“Edmund,” he said.

“Really?” she said with a laugh. “You go by Edmund?”

“It’s my name.” Now Edmund’s discomfort was nudging into annoyance. He thought about pulling over and tossing her the hell out near Deerhead.

“Well, Eddie, you still haven’t told me me yes or no about stepping out on the little woman,” she said.

“My wife’s dead. ALS, Lou Gehrig’s Disease,” he said, thinking the roadside here looked like as good a spot as any.

“Sorry, man. That’s rough. I understand those poor folks can just lay there and linger for quite a while.”

“She did.”

“So is that when you cheated?”

“That’s it.” Edmund said, pulling the car off to the side of the road and screeching to a stop. “Get the hell out of my car.”

“Okay. Okay. I’m sorry. I didn’t mean anything by it. I just like to know more about the male mind. After all these years, it’s still tossing me some riddles I can’t answer. I got a lot to learn. It’s why I had to get out of town so fast back down there.”

“You certainly do have a lot to learn, young lady,” Edmund said, his pulse thumping in his temples.

“Really, I’m sorry. The Life tends to deaden a girl’s feelings for others sometimes. Since all anyone wants from you, on a good day, is what passes for lovin’. You could say your name was Beyoncé, or even be her for that matter, and they wouldn’t give a shit. They just want to get their rocks off. So, while I’m giving them a fair performance, I’m more than likely also thinking about what I’ll have for breakfast at the all-night diner,” Allysin said.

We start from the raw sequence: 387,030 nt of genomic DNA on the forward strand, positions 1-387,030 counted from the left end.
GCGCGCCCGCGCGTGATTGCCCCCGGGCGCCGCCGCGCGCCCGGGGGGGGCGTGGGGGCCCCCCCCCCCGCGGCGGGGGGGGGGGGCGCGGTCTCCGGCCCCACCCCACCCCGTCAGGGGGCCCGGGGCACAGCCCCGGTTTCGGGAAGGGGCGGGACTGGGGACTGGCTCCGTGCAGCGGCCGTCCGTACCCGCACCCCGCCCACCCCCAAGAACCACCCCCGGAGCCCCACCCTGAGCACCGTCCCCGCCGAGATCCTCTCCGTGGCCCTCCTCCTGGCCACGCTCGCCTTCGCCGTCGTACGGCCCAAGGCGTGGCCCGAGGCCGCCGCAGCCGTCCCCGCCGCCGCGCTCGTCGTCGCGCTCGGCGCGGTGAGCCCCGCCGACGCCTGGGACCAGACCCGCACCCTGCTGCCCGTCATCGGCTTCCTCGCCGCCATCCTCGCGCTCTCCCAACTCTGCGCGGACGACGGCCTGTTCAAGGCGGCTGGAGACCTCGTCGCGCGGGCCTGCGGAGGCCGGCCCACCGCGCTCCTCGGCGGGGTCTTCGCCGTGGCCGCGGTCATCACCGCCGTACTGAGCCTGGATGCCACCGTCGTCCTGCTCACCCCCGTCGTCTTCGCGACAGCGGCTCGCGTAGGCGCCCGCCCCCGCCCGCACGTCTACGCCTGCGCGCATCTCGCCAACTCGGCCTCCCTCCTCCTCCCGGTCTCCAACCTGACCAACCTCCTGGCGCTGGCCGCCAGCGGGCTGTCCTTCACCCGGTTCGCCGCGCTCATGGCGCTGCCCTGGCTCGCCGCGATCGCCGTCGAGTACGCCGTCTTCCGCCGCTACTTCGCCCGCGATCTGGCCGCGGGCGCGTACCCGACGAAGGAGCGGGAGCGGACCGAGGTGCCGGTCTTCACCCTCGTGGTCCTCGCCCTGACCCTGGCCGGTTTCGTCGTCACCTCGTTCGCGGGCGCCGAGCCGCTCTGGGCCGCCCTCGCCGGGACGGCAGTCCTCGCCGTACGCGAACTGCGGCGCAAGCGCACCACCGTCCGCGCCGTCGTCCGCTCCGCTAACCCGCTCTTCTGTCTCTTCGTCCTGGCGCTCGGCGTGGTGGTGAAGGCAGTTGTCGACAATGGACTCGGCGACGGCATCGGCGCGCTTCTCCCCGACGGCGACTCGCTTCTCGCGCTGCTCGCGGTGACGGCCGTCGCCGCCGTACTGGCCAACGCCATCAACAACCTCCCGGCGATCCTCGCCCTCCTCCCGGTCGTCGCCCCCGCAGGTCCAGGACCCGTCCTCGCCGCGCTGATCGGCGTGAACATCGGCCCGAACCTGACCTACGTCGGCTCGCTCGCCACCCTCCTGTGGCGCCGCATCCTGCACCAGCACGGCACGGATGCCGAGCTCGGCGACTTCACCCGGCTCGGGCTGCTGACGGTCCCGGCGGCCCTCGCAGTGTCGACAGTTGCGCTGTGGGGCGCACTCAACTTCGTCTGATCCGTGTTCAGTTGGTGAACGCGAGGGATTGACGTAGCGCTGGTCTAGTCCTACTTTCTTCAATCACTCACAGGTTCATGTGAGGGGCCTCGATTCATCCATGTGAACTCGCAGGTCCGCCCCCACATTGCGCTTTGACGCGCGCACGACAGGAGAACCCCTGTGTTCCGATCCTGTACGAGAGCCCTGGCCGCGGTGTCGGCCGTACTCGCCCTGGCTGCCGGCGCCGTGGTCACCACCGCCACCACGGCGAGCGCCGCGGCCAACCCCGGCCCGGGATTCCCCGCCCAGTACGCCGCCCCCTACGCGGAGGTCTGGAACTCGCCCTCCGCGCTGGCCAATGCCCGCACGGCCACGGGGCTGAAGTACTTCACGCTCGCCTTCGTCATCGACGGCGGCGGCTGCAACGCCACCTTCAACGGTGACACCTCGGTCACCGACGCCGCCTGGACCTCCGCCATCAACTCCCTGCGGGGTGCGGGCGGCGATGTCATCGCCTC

“But that doesn’t give you any right to hurt or insult people you don’t even know. I’m trying to remember my wife when we were young and she was a beautiful, vibrant girl. I don’t need your help in remembering the ugly parts of her last days.”

“Sorry, Edmund. Okay, I’ll get out here. I may not make it to Plattsburgh by dark now, but I’ve been in worst pinches. So, I’ll just leave you and …shit. Is that fucking snow?”

Sure enough, the first flakes of a snowfall rolling down the Champlain Valley settled on the hood and windshield of Edmund’s car and transformed into tiny puddles.